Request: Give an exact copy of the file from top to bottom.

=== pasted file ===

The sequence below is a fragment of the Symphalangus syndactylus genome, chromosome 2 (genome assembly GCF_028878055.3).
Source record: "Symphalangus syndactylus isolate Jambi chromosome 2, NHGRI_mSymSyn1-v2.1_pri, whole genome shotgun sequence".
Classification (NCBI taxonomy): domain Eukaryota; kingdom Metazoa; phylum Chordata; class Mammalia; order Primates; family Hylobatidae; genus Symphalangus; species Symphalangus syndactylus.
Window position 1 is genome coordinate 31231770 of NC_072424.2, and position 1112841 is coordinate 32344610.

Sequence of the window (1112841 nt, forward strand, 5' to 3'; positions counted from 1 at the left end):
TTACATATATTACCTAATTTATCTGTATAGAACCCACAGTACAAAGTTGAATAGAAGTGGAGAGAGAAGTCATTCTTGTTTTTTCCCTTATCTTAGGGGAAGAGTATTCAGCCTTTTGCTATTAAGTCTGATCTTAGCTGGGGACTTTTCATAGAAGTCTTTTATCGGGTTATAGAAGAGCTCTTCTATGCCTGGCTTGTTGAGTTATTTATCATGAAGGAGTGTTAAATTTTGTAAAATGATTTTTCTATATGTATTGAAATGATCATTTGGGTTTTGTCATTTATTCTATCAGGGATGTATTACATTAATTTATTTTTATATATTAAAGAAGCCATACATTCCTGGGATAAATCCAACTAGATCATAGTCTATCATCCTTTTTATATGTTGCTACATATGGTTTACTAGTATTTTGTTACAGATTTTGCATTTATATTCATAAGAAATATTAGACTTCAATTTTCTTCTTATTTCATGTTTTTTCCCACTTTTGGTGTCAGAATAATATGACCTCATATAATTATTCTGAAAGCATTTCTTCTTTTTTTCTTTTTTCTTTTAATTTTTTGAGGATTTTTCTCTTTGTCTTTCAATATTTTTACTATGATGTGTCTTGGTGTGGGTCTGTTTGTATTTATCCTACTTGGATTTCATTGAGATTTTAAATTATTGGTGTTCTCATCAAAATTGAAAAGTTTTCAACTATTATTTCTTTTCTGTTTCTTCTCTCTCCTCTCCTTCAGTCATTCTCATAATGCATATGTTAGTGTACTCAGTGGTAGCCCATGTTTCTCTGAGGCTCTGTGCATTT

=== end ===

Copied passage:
The sequence below is a fragment of the Symphalangus syndactylus genome, chromosome 2 (genome assembly GCF_028878055.3).
Source record: "Symphalangus syndactylus isolate Jambi chromosome 2, NHGRI_mSymSyn1-v2.1_pri, whole genome shotgun sequence".
Classification (NCBI taxonomy): domain Eukaryota; kingdom Metazoa; phylum Chordata; class Mammalia; order Primates; family Hylobatidae; genus Symphalangus; species Symphalangus syndactylus.
Window position 1 is genome coordinate 31231770 of NC_072424.2, and position 1112841 is coordinate 32344610.

Sequence of the window (1112841 nt, forward strand, 5' to 3'; positions counted from 1 at the left end):
TTACATATATTACCTAATTTATCTGTATAGAACCCACAGTACAAAGTTGAATAGAAGTGGAGAGAGAAGTCATTCTTGTTTTTTCCCTTATCTTAGGGGAAGAGTATTCAGCCTTTTGCTATTAAGTCTGATCTTAGCTGGGGACTTTTCATAGAAGTCTTTTATCGGGTTATAGAAGAGCTCTTCTATGCCTGGCTTGTTGAGTTATTTATCATGAAGGAGTGTTAAATTTTGTAAAATGATTTTTCTATATGTATTGAAATGATCATTTGGGTTTTGTCATTTATTCTATCAGGGATGTATTACATTAATTTATTTTTATATATTAAAGAAGCCATACATTCCTGGGATAAATCCAACTAGATCATAGTCTATCATCCTTTTTATATGTTGCTACATATGGTTTACTAGTATTTTGTTACAGATTTTGCATTTATATTCATAAGAAATATTAGACTTCAATTTTCTTCTTATTTCATGTTTTTTCCCACTTTTGGTGTCAGAATAATATGACCTCATATAATTATTCTGAAAGCATTTCTTCTTTTTTTCTTTTTTCTTTTAATTTTTTGAGGATTTTTCTCTTTGTCTTTCAATATTTTTACTATGATGTGTCTTGGTGTGGGTCTGTTTGTATTTATCCTACTTGGATTTCATTGAGATTTTAAATTATTGGTGTTCTCATCAAAATTGAAAAGTTTTCAACTATTATTTCTTTTCTGTTTCTTCTCTCTCCTCTCCTTCAGTCATTCTCATAATGCATATGTTAGTGTACTCAGTGGTAGCCCATGTTTCTCTGAGGCTCTGTGCATTT